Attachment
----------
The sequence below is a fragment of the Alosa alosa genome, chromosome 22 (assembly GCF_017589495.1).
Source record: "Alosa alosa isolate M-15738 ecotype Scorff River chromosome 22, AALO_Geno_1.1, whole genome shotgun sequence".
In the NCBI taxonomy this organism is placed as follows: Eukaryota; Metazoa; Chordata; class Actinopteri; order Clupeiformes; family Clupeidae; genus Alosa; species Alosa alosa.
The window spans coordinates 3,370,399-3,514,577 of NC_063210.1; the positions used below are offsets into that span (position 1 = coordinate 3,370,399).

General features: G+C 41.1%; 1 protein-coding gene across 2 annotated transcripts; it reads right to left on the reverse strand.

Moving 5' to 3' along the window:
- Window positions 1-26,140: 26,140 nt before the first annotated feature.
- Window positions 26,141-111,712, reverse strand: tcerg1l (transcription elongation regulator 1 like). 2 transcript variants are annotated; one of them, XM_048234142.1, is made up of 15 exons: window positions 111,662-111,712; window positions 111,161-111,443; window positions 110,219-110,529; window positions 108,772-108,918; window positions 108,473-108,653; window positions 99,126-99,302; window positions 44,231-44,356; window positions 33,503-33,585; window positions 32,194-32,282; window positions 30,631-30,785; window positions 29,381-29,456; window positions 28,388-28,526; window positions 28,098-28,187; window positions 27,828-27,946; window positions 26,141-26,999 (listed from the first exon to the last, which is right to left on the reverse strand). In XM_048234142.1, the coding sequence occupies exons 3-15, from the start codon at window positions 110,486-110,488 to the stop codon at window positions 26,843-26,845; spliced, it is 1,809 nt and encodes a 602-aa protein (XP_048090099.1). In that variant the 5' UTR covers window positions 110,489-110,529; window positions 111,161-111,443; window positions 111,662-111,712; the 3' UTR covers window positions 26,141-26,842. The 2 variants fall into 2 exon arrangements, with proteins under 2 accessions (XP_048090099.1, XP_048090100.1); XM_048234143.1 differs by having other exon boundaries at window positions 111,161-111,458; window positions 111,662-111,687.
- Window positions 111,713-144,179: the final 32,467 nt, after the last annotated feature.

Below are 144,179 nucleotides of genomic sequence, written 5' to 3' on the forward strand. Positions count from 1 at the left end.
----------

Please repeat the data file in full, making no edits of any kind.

The sequence below is a fragment of the Alosa alosa genome, chromosome 22 (assembly GCF_017589495.1).
Source record: "Alosa alosa isolate M-15738 ecotype Scorff River chromosome 22, AALO_Geno_1.1, whole genome shotgun sequence".
In the NCBI taxonomy this organism is placed as follows: Eukaryota; Metazoa; Chordata; class Actinopteri; order Clupeiformes; family Clupeidae; genus Alosa; species Alosa alosa.
The window spans coordinates 3,370,399-3,514,577 of NC_063210.1; the positions used below are offsets into that span (position 1 = coordinate 3,370,399).

General features: G+C 41.1%; 1 protein-coding gene across 2 annotated transcripts; it reads right to left on the reverse strand.

Moving 5' to 3' along the window:
- Window positions 1-26,140: 26,140 nt before the first annotated feature.
- Window positions 26,141-111,712, reverse strand: tcerg1l (transcription elongation regulator 1 like). 2 transcript variants are annotated; one of them, XM_048234142.1, is made up of 15 exons: window positions 111,662-111,712; window positions 111,161-111,443; window positions 110,219-110,529; window positions 108,772-108,918; window positions 108,473-108,653; window positions 99,126-99,302; window positions 44,231-44,356; window positions 33,503-33,585; window positions 32,194-32,282; window positions 30,631-30,785; window positions 29,381-29,456; window positions 28,388-28,526; window positions 28,098-28,187; window positions 27,828-27,946; window positions 26,141-26,999 (listed from the first exon to the last, which is right to left on the reverse strand). In XM_048234142.1, the coding sequence occupies exons 3-15, from the start codon at window positions 110,486-110,488 to the stop codon at window positions 26,843-26,845; spliced, it is 1,809 nt and encodes a 602-aa protein (XP_048090099.1). In that variant the 5' UTR covers window positions 110,489-110,529; window positions 111,161-111,443; window positions 111,662-111,712; the 3' UTR covers window positions 26,141-26,842. The 2 variants fall into 2 exon arrangements, with proteins under 2 accessions (XP_048090099.1, XP_048090100.1); XM_048234143.1 differs by having other exon boundaries at window positions 111,161-111,458; window positions 111,662-111,687.
- Window positions 111,713-144,179: the final 32,467 nt, after the last annotated feature.

Below are 144,179 nucleotides of genomic sequence, written 5' to 3' on the forward strand. Positions count from 1 at the left end.